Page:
(My own views on this are tentatively that a creator does owe an obligation to his fans, but how much of one depends on how he marketed the original work. For example, I think Lucas owed a considerable duty to his fans because he took many deliberate steps to weave Star Wars into the impressionable minds of children, and certain moral obligations follow from that.)

    Also "smart" is totally debatable. For example, Disney seems to have been very successful in adding new agendas to existing franchises (whether we're talking The Hunchback of Notre Dame or Star Wars), if by "smart" we mean "profit-making."

    [EDIT: * Obviously it has a tremendous legacy in terms of the impact it had, I just think it's a pretty dumb story with pretty lame characters in a pretty lame setting, so I don't see it as some monument to be preserved from vandals at all costs.]
     
    • Brofist Brofist x 1
    ^ Top  
  9. Zombra Arcane

    Zombra
    Joined:
    Jan 12, 2004
    Parrots:
    4,378
    Location:
    Black Goat Woods !@#*%&^
    Serpent in the Staglands Shadorwun: Hong Kong
    To jump back in here, I actually have a major problem with in-game lore books in RPGs as they are destructive to role-playing. Their existence implies that they are the method through which the player is supposed to learn the lore, which is fine, but they also imply that the player character is supposed to learn the same way. Therefore, I am denied the ability to make, say, an ivory-tower magic-user who spent his whole life reading books - a character type I enjoy playing. In P&P, I can say to the GM, OK, my character has an 18 INT, I am educated on this subject, tell me the answer. In a CRPG, it doesn't matter what your character's INT is; he has the education of a newborn baby until the player actually sits down and reads all the books. A good RPG allows the player to convincingly act as though his character already knows this stuff, even if he himself does not. On this basis, I submit that lore books are a bad way to deliver this kind of information to the player.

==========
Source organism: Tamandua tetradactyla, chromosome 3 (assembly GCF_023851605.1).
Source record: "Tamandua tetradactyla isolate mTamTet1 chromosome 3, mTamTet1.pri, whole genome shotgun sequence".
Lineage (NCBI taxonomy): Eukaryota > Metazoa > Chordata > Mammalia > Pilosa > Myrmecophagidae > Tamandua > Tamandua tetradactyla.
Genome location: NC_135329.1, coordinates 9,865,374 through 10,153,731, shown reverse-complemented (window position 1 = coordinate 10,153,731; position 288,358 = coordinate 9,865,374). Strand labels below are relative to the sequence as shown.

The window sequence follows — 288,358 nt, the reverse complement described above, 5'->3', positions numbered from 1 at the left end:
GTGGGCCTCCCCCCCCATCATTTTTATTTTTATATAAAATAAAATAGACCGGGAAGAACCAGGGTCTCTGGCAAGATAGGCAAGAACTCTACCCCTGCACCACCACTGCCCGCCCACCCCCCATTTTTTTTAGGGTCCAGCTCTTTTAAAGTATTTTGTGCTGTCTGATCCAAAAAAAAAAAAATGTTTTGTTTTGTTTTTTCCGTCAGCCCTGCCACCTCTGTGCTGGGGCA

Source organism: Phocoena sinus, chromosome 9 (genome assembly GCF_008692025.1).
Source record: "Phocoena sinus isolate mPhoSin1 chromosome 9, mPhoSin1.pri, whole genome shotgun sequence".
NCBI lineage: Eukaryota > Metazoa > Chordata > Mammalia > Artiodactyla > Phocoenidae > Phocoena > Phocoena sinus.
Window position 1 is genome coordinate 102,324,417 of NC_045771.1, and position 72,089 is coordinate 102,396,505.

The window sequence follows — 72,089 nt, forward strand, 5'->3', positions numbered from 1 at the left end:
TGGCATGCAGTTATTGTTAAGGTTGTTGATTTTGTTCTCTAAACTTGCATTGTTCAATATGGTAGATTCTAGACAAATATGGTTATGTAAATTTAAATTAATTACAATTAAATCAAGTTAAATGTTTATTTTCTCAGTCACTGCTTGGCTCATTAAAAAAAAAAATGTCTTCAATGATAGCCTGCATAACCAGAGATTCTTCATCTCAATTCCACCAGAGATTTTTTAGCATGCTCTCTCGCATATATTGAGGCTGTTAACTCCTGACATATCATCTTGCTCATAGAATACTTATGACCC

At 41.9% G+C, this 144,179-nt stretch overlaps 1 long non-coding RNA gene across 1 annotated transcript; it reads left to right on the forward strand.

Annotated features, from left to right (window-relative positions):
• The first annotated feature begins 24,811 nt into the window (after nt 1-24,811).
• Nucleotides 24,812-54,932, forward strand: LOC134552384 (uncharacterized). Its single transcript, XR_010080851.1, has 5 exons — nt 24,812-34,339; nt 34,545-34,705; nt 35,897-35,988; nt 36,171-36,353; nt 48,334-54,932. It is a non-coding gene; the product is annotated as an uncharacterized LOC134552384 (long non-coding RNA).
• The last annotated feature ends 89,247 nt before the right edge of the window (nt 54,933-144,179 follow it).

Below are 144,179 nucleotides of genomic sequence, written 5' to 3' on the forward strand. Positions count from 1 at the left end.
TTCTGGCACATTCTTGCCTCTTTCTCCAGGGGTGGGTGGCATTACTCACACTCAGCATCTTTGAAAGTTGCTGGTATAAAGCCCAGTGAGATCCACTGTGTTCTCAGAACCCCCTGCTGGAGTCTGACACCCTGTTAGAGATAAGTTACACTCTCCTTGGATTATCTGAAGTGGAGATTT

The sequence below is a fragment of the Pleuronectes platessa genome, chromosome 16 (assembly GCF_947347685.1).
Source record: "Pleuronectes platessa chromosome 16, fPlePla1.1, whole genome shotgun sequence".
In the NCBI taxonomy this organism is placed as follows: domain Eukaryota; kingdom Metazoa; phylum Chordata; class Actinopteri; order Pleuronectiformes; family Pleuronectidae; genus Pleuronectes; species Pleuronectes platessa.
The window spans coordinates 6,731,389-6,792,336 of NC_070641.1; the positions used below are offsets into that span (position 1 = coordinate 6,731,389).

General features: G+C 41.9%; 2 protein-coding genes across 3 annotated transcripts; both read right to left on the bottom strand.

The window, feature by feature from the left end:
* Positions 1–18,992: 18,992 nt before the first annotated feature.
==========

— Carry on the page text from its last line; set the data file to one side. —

• Interesting Interesting x 1
    ^ Top  
  10. Ranarama Novice

    Ranarama
    Joined:
    Dec 7, 2016
    Parrots:
    79
    Location:
    NZ
    It's even worse than that. When you actually have a simulation of medieval Europe, like Darklands it's still different. Because the "medieval Europe" of shitty RPGs is one without any of the colour of Swabia or actual Europe.
     
    • Brofist Brofist x 1
    • Agree Agree x 1
    ^ Top  
  11. FreeKaner Erudite

    FreeKaner
    Joined:
    Mar 28, 2015
    Parrots:
    738
    Location:
    Devlet-i ʿAlīye-i ʿErdogānīye
    Renaissance had different thoughts and ideas in different countries and amongst different classes as well, the particular thought you present was more dominant in England but definitely not present in say more staunchly Catholic countries like Spain (Iberia Proper, Spanish Netherlands and Naples was different) or Poland, definitely was not the thought process in Germany where the religious uncertainty was dominant, perhaps it could be argued it was also present in France but then again France's dominant feature during this period is Absolutism and Habsburg Paranoia. Thinking there was some pan-European zeitgeist that everyone believed same thing "because it's the renaissance guys" is such an 101 history class simplified viewpoint.

    Also as far as I know PoE is more influenced by Renaissance, 30 years war, colonialism and Baltic crusades than trying to represent its philosophical thought in particular, its setting is based roughly on early modern period Europe rather than trying to project it. Like how medieval RPG's combine Charlemagne and 100 years war together, because, well, it's fantasy not a historical RPG. PoE is more involving quirks of the early modern period, which is a long period of time. Society wasn't just its thinkers you know, for most people in Europe "renaissance" saw an increase in purchasing power, urbanisation, death of feudalism and replacement by Absolutism, mercantilism, early colonialism and lots and lots of very deadly wars. Day to day things that affected their lives not what "Renaissance actually means". Renaissance as a term and period is a very loosely categorised and retroactively defined area anyway.